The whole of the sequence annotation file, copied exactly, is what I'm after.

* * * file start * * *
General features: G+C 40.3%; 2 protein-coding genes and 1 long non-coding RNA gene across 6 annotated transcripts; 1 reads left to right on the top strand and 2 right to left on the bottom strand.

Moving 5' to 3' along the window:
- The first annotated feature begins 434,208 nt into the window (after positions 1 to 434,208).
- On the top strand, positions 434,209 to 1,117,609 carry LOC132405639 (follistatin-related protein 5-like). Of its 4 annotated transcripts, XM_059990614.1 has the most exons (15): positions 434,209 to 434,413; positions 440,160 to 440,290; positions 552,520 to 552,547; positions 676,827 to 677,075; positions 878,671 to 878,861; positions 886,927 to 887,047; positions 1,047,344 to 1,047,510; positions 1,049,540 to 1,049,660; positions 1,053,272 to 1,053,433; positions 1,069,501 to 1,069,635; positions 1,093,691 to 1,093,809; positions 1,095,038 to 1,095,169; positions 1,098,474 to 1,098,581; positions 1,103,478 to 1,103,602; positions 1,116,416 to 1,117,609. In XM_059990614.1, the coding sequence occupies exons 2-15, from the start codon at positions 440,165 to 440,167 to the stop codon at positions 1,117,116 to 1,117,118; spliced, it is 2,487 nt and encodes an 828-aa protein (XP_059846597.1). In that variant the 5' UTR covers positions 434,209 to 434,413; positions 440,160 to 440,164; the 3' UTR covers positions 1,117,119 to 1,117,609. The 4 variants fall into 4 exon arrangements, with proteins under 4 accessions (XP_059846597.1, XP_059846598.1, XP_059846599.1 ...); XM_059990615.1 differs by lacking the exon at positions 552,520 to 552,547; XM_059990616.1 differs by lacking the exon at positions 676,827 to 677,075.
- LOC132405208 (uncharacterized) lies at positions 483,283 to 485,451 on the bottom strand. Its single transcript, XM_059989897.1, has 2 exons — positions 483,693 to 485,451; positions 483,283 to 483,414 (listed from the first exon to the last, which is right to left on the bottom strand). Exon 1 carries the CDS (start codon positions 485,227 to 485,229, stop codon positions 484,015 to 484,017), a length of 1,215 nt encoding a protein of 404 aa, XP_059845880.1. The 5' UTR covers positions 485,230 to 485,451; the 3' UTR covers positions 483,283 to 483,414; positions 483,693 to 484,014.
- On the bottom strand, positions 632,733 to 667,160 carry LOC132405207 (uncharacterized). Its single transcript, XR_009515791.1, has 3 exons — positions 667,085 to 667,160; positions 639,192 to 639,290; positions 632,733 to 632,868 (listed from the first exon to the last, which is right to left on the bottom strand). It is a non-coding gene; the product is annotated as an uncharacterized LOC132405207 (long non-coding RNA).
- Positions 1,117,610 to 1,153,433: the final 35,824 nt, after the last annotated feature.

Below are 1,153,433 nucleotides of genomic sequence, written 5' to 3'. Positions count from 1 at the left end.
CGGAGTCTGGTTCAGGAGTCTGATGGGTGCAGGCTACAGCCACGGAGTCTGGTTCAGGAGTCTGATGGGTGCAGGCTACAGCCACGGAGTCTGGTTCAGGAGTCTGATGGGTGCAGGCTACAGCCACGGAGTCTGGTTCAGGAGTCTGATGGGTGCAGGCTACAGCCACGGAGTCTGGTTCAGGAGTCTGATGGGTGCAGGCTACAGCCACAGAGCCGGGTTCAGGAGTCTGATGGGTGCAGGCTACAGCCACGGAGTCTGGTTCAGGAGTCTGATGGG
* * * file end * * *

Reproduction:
General features: G+C 40.3%; 2 protein-coding genes and 1 long non-coding RNA gene across 6 annotated transcripts; 1 reads left to right on the top strand and 2 right to left on the bottom strand.

Moving 5' to 3' along the window:
- The first annotated feature begins 434,208 nt into the window (after positions 1 to 434,208).
- On the top strand, positions 434,209 to 1,117,609 carry LOC132405639 (follistatin-related protein 5-like). Of its 4 annotated transcripts, XM_059990614.1 has the most exons (15): positions 434,209 to 434,413; positions 440,160 to 440,290; positions 552,520 to 552,547; positions 676,827 to 677,075; positions 878,671 to 878,861; positions 886,927 to 887,047; positions 1,047,344 to 1,047,510; positions 1,049,540 to 1,049,660; positions 1,053,272 to 1,053,433; positions 1,069,501 to 1,069,635; positions 1,093,691 to 1,093,809; positions 1,095,038 to 1,095,169; positions 1,098,474 to 1,098,581; positions 1,103,478 to 1,103,602; positions 1,116,416 to 1,117,609. In XM_059990614.1, the coding sequence occupies exons 2-15, from the start codon at positions 440,165 to 440,167 to the stop codon at positions 1,117,116 to 1,117,118; spliced, it is 2,487 nt and encodes an 828-aa protein (XP_059846597.1). In that variant the 5' UTR covers positions 434,209 to 434,413; positions 440,160 to 440,164; the 3' UTR covers positions 1,117,119 to 1,117,609. The 4 variants fall into 4 exon arrangements, with proteins under 4 accessions (XP_059846597.1, XP_059846598.1, XP_059846599.1 ...); XM_059990615.1 differs by lacking the exon at positions 552,520 to 552,547; XM_059990616.1 differs by lacking the exon at positions 676,827 to 677,075.
- LOC132405208 (uncharacterized) lies at positions 483,283 to 485,451 on the bottom strand. Its single transcript, XM_059989897.1, has 2 exons — positions 483,693 to 485,451; positions 483,283 to 483,414 (listed from the first exon to the last, which is right to left on the bottom strand). Exon 1 carries the CDS (start codon positions 485,227 to 485,229, stop codon positions 484,015 to 484,017), a length of 1,215 nt encoding a protein of 404 aa, XP_059845880.1. The 5' UTR covers positions 485,230 to 485,451; the 3' UTR covers positions 483,283 to 483,414; positions 483,693 to 484,014.
- On the bottom strand, positions 632,733 to 667,160 carry LOC132405207 (uncharacterized). Its single transcript, XR_009515791.1, has 3 exons — positions 667,085 to 667,160; positions 639,192 to 639,290; positions 632,733 to 632,868 (listed from the first exon to the last, which is right to left on the bottom strand). It is a non-coding gene; the product is annotated as an uncharacterized LOC132405207 (long non-coding RNA).
- Positions 1,117,610 to 1,153,433: the final 35,824 nt, after the last annotated feature.

Below are 1,153,433 nucleotides of genomic sequence, written 5' to 3'. Positions count from 1 at the left end.
CGGAGTCTGGTTCAGGAGTCTGATGGGTGCAGGCTACAGCCACGGAGTCTGGTTCAGGAGTCTGATGGGTGCAGGCTACAGCCACGGAGTCTGGTTCAGGAGTCTGATGGGTGCAGGCTACAGCCACGGAGTCTGGTTCAGGAGTCTGATGGGTGCAGGCTACAGCCACGGAGTCTGGTTCAGGAGTCTGATGGGTGCAGGCTACAGCCACAGAGCCGGGTTCAGGAGTCTGATGGGTGCAGGCTACAGCCACGGAGTCTGGTTCAGGAGTCTGATGGG